The Decline and Fall of the American Republic by
Publication Date: 2011-02-01
Constitutional thought is currently dominated by heroic tales of the Founding Fathers -- who built an Enlightenment machine that can tick-tock its way into the twenty-first century, with a little fine-tuning by the Supreme Court. However, according to Bruce Ackerman, the modern presidency is far more dangerous today than it was when Arthur Schlesinger published the Imperial Presidency in 1973. In this book, he explores how the interaction of changes in the party system, mass communications, the bureaucracy, and the military have made the modern presidency too powerful and a threat to liberal constitutionalism and democracy. Ackerman argues that the principles of constitutional legitimacy have been undermined by both political and legal factors. On the political level, by "government by emergency" and "government by public-opinion poll"; on the legal, by two rising institutions: The Office of Legal Counsel in the Department of Justice and the Office of the Presidential Counsel in the White House. Both institutions came out of the New Deal, but have gained prominence only in the last generation. Lastly, Ackerman kicks off a reform debate that aims to adapt the Founding ideal of checks-and-balances to twenty-first century realities. His aim is not to propose definitive solutions but to provoke a national debate on American democracy in its time of trouble.
Dark Money by
Publication Date: 2016
Why is America living in an age of profound economic inequality? Why, despite the desperate need to address climate change, have even modest environmental efforts been defeated again and again? Why have protections for employees been decimated? Why do hedge-fund billionaires pay a far lower tax rate than middle-class workers? The conventional answer is that a popular uprising against "big government" led to the ascendancy of a broad-based conservative movement. But as Jane Mayer shows in this powerful, meticulously reported history, a network of exceedingly wealthy people with extreme libertarian views bankrolled a systematic, step-by-step plan to fundamentally alter the American political system. Dark Money is a book that must be read by anyone who cares about the future of American democracy.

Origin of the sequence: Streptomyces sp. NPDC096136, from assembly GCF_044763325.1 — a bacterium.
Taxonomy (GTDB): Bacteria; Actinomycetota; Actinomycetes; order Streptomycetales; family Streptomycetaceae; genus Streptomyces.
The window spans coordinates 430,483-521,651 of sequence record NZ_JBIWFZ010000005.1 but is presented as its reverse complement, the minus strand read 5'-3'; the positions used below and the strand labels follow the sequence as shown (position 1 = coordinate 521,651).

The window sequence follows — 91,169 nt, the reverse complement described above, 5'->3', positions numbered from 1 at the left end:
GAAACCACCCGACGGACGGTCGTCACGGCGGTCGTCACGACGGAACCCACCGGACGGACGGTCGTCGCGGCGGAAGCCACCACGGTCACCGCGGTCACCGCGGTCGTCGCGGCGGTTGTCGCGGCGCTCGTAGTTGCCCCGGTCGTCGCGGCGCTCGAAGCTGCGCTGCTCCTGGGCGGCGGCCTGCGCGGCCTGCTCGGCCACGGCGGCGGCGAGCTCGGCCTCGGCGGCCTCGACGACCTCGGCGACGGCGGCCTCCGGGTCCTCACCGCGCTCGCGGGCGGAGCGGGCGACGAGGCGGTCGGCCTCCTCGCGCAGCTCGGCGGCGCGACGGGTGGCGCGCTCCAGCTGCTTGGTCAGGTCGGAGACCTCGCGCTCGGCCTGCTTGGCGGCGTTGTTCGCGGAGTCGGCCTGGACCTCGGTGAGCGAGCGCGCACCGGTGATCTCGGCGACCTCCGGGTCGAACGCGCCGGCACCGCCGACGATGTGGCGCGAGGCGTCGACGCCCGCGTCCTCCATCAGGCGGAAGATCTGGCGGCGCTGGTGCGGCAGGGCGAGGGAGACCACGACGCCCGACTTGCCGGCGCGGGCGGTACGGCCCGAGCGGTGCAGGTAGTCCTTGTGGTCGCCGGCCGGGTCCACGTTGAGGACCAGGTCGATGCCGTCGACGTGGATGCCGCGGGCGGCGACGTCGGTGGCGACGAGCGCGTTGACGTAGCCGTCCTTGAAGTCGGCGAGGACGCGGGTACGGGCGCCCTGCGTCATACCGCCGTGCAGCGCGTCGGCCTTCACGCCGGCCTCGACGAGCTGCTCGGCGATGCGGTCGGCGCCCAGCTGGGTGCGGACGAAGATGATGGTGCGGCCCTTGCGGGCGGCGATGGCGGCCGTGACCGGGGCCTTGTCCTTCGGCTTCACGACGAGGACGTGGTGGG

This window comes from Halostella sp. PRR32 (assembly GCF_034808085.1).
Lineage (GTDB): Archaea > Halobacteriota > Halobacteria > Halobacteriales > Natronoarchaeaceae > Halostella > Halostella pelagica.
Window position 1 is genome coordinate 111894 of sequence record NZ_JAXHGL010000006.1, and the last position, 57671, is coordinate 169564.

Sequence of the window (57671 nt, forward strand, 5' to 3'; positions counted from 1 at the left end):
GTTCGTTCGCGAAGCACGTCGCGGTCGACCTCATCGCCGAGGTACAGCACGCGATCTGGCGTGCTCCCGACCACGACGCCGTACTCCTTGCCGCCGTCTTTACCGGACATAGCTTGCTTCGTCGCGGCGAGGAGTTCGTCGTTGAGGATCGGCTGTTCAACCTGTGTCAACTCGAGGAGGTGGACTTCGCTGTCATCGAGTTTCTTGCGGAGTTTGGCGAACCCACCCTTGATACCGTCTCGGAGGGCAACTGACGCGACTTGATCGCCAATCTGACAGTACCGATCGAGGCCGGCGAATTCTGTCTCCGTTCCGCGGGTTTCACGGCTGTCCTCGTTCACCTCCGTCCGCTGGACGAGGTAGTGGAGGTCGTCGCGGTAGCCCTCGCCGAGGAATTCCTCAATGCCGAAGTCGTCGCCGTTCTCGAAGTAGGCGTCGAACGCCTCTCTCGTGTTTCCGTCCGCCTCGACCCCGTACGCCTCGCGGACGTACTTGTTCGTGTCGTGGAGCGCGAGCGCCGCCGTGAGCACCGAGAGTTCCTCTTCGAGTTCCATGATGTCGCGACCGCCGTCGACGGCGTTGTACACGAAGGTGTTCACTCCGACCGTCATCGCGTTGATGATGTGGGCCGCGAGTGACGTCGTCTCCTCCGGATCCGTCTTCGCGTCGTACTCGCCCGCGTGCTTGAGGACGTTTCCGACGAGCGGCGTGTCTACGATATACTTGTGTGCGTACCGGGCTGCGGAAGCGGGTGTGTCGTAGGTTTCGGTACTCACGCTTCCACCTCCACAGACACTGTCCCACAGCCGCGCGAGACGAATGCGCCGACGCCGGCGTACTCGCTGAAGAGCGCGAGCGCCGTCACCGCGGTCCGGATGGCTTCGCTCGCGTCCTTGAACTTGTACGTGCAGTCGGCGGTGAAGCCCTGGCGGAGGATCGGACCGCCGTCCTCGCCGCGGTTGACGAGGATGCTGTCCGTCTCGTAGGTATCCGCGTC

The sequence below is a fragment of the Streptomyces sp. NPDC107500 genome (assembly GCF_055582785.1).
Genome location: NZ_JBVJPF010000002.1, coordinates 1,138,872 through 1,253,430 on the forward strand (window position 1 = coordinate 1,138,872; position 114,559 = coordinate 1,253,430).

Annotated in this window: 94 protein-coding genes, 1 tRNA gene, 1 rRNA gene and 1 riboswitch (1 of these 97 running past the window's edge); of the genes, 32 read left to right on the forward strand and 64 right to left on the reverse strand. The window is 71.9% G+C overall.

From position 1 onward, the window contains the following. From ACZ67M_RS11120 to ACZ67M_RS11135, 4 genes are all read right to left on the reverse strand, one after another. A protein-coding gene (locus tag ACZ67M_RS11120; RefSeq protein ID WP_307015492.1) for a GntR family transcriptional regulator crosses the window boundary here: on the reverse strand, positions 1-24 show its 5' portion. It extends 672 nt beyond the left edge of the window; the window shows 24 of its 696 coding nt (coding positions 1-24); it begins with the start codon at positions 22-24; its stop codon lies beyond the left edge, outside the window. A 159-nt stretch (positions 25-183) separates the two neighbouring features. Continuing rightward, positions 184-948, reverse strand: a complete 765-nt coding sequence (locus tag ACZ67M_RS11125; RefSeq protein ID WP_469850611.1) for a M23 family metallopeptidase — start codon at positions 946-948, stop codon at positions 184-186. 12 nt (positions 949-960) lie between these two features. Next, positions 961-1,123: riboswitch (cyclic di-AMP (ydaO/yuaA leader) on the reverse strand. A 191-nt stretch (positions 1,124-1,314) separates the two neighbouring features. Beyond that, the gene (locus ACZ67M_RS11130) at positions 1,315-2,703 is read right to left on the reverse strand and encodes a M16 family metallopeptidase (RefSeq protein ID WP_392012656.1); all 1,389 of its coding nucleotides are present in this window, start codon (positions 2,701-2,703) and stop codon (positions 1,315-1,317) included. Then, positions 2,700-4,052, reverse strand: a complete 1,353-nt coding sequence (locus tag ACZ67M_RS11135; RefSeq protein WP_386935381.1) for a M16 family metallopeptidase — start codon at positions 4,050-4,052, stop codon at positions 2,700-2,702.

We the People by
Publication Date: 2016
We the People, Eleventh Edition, sets a new standard for showing how government affects students lives and why it matters who participates. The Who Are Americans? theme has been expanded to highlight how Americans from different backgrounds experience politics, and new Who Participates? infographics get students thinking critically about who shapes American politics. The textbook, InQuizitive course, and free coursepack are organized around chapter learning goals to ensure students learn the nuts and bolts of American government.
The Political Elite and Special Interests by
Publication Date: 2017